Privatization Subcommittee 

Policies and Procedures Regarding Review of Privatization Requests

1. Each state contracting agency shall complete a cost-benefit analysis (CBA) in accordance with C.G.S. 4e-16 (b-c) that shall be submitted to the SCSB as part of the SCA’s business case. The CBA shall be completed in accordance with the template found here (insert hyperlink on the word “here”).
2. Upon receipt of the business case from the SCA, the CPO shall conduct a pre-submittal review and determine if it meets the elements required at C.G.S. 4e-16 (d), below. If the business case is insufficient, a letter noting the deficiencies shall be drafted by the CPO and sent to the SCA via email only. SCAs may request a hard copy of the letter which will be provided at no cost to the SCA. If the business case meets the requirements, the Executive Director shall set meetings for both the Privatization Contract Committee (PCC) and the full board. The business case then shall be forwarded by the CPO to the PCC.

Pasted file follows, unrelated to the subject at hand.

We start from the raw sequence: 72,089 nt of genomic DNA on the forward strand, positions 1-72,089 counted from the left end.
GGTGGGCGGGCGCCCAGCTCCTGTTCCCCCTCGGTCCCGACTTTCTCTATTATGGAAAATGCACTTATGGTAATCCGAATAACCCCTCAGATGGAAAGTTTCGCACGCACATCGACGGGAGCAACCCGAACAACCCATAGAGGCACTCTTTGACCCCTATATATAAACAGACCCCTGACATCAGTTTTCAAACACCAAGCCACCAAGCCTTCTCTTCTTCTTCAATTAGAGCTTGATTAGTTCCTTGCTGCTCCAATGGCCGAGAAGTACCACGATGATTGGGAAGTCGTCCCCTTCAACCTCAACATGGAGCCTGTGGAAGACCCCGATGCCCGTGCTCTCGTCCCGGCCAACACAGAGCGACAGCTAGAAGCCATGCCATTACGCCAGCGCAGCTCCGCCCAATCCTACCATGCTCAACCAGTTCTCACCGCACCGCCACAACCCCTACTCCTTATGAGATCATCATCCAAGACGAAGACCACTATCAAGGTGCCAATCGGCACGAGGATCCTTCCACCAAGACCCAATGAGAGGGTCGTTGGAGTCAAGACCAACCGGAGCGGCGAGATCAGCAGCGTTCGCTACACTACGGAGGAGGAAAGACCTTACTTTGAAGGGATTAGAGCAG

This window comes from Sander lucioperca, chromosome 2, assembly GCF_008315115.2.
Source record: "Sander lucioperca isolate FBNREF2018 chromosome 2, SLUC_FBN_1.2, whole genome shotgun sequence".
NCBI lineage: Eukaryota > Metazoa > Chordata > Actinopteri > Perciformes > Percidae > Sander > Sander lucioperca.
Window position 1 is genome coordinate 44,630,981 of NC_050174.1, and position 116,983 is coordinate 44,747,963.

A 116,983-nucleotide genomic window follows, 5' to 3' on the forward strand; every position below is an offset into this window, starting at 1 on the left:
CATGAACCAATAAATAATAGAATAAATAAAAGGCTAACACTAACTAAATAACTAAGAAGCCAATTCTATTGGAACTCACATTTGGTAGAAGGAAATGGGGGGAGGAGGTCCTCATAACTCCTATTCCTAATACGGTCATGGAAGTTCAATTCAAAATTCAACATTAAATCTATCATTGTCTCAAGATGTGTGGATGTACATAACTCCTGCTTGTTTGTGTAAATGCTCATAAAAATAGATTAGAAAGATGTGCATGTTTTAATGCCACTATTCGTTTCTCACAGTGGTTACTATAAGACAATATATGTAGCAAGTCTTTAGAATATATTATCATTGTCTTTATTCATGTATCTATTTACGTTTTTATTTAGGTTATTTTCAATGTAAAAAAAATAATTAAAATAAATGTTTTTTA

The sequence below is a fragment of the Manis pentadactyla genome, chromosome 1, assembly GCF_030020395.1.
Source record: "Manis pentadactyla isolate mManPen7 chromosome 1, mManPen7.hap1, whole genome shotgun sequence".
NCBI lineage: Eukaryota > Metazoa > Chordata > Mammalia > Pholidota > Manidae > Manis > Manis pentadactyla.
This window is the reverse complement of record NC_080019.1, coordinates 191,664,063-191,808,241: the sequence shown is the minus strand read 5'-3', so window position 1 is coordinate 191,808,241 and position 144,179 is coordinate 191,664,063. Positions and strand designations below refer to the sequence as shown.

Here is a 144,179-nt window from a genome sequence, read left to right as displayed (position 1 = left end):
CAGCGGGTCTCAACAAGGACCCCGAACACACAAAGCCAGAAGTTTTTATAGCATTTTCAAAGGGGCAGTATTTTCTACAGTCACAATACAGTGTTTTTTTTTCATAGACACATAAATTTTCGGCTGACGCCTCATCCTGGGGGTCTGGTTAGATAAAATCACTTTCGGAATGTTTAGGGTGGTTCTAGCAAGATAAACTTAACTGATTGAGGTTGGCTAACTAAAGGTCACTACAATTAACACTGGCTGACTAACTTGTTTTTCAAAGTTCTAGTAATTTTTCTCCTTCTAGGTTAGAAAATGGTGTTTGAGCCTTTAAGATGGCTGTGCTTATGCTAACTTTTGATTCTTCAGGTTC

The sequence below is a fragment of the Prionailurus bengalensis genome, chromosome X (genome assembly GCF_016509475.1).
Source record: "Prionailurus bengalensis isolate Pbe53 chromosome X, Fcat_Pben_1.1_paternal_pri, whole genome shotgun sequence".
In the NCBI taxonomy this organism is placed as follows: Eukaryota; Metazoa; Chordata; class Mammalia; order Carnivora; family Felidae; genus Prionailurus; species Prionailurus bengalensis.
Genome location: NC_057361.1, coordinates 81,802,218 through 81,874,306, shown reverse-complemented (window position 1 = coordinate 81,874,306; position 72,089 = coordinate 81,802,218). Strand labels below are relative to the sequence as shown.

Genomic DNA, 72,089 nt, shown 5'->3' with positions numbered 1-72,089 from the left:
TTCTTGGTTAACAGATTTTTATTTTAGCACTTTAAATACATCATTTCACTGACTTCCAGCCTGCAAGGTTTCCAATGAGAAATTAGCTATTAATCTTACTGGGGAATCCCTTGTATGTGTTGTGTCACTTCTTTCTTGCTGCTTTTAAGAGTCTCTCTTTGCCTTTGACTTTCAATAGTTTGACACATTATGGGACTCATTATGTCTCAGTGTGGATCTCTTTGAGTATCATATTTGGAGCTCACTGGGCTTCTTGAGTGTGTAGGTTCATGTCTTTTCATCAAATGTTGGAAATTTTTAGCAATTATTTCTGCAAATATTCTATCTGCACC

3. At the commencement of the PCC’s meeting to review the SCA’s submission, the business case shall be deemed received by the board. The CPO shall calendar the due date of the board’s decision 60 days from the date of the PCC’s meeting.